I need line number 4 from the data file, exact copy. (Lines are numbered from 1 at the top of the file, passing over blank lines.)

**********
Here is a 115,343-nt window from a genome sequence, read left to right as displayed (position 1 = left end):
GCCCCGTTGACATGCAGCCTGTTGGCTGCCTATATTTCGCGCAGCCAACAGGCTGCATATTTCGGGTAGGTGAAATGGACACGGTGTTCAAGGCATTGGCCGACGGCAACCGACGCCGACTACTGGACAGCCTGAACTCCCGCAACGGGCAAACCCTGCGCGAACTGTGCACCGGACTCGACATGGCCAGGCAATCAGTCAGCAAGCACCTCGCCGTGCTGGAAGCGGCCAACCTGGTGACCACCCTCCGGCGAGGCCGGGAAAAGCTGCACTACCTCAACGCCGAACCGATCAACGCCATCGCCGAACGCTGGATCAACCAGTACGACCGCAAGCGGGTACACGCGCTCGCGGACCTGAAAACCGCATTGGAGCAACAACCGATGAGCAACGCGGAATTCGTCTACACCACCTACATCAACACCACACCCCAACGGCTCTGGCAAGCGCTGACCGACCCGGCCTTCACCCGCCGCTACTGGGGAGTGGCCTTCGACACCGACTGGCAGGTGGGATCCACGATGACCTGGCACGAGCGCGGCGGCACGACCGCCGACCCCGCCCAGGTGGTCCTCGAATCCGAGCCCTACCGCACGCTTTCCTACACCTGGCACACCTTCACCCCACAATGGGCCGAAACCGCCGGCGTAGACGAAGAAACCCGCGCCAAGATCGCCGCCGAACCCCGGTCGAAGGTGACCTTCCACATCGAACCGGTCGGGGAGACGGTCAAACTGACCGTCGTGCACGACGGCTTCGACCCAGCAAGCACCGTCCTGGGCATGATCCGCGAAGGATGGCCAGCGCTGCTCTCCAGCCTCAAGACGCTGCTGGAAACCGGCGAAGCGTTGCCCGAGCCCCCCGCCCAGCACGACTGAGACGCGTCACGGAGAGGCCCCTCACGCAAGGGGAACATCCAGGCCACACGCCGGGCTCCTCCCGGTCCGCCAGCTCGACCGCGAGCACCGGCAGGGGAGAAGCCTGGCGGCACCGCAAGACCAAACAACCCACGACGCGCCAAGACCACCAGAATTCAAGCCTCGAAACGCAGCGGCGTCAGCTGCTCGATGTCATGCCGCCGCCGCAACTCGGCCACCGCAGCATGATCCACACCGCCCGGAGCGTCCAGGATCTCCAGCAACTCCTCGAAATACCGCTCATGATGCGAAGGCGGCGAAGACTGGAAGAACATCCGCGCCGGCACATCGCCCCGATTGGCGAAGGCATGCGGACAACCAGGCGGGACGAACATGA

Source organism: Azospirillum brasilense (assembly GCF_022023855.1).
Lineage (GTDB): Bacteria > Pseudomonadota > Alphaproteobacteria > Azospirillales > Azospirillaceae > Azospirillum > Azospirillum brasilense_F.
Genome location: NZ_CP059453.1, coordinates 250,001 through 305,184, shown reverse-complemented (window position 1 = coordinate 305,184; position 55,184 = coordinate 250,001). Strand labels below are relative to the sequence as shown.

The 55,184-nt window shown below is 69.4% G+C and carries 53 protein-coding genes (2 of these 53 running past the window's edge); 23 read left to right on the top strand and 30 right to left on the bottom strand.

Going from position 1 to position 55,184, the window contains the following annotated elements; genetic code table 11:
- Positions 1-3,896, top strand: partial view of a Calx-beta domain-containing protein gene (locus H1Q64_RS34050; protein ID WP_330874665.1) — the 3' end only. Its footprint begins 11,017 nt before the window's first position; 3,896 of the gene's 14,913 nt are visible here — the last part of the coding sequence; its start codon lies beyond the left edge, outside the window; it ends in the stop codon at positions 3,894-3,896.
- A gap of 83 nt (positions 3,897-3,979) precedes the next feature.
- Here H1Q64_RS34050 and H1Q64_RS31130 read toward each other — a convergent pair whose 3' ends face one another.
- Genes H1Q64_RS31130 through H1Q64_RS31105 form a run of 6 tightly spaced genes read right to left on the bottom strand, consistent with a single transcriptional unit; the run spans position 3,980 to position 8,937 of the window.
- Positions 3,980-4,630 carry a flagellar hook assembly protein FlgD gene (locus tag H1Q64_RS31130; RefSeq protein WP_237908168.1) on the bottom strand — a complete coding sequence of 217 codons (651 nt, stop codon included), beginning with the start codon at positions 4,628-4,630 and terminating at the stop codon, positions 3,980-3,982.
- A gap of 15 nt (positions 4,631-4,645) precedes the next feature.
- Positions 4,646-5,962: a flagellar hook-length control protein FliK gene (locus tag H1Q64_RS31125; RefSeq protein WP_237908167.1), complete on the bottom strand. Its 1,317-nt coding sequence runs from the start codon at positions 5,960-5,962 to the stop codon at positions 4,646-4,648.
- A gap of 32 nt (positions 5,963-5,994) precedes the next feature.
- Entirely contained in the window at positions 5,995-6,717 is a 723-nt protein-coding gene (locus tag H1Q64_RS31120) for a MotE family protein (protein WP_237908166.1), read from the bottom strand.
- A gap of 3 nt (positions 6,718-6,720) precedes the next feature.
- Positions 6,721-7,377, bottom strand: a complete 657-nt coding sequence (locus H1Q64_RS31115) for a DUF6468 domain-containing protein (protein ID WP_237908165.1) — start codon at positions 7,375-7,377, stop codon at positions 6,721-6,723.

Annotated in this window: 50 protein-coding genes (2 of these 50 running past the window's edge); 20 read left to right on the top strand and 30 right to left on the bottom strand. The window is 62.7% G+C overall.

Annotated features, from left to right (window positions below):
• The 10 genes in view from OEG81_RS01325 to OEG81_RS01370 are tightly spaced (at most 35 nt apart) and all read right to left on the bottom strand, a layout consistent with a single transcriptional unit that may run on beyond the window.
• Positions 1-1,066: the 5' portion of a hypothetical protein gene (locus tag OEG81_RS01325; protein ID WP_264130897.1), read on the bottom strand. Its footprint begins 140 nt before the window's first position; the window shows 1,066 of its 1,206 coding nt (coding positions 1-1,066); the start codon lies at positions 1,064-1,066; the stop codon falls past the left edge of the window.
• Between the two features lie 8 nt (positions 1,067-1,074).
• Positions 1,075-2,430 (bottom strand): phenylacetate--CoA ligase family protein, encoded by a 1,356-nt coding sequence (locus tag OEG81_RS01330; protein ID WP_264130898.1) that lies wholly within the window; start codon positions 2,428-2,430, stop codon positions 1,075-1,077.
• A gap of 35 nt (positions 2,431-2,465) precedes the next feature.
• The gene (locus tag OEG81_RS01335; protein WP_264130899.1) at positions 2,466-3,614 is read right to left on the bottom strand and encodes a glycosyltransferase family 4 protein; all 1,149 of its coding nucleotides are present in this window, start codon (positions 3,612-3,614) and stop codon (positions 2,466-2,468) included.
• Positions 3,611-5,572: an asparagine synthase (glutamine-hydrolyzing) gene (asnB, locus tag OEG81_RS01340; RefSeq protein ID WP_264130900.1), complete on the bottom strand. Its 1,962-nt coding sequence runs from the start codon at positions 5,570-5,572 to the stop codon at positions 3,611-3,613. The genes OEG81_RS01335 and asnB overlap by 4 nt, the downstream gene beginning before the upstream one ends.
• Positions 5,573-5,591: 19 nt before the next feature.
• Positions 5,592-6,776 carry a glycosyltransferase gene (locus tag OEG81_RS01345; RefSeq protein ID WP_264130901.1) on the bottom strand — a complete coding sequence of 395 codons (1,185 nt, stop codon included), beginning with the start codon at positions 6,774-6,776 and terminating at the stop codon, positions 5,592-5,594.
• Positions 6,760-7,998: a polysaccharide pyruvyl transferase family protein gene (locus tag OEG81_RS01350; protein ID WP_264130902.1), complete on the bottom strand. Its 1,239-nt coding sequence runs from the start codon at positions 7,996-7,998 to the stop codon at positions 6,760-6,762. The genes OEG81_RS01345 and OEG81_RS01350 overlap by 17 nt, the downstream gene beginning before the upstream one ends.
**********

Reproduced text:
Lineage (GTDB): Bacteria > Pseudomonadota > Alphaproteobacteria > Azospirillales > Azospirillaceae > Azospirillum > Azospirillum brasilense_F.